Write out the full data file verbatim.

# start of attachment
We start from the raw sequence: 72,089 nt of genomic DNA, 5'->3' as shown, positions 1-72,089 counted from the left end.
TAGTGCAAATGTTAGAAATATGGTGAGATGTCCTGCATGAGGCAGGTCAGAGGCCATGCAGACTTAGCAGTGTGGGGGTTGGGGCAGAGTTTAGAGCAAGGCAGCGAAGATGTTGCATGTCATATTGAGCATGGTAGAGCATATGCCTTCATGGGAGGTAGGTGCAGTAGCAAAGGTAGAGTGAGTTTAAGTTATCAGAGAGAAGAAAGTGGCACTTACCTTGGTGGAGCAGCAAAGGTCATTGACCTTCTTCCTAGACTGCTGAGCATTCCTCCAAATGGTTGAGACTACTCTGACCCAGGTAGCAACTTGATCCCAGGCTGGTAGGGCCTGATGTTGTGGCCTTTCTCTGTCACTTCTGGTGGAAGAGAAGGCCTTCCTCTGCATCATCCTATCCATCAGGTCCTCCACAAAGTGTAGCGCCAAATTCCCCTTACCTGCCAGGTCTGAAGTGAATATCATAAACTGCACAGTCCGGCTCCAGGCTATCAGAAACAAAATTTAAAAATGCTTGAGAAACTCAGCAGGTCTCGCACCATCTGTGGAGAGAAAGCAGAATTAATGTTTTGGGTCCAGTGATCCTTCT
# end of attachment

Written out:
We start from the raw sequence: 72,089 nt of genomic DNA, 5'->3' as shown, positions 1-72,089 counted from the left end.
TAGTGCAAATGTTAGAAATATGGTGAGATGTCCTGCATGAGGCAGGTCAGAGGCCATGCAGACTTAGCAGTGTGGGGGTTGGGGCAGAGTTTAGAGCAAGGCAGCGAAGATGTTGCATGTCATATTGAGCATGGTAGAGCATATGCCTTCATGGGAGGTAGGTGCAGTAGCAAAGGTAGAGTGAGTTTAAGTTATCAGAGAGAAGAAAGTGGCACTTACCTTGGTGGAGCAGCAAAGGTCATTGACCTTCTTCCTAGACTGCTGAGCATTCCTCCAAATGGTTGAGACTACTCTGACCCAGGTAGCAACTTGATCCCAGGCTGGTAGGGCCTGATGTTGTGGCCTTTCTCTGTCACTTCTGGTGGAAGAGAAGGCCTTCCTCTGCATCATCCTATCCATCAGGTCCTCCACAAAGTGTAGCGCCAAATTCCCCTTACCTGCCAGGTCTGAAGTGAATATCATAAACTGCACAGTCCGGCTCCAGGCTATCAGAAACAAAATTTAAAAATGCTTGAGAAACTCAGCAGGTCTCGCACCATCTGTGGAGAGAAAGCAGAATTAATGTTTTGGGTCCAGTGATCCTTCT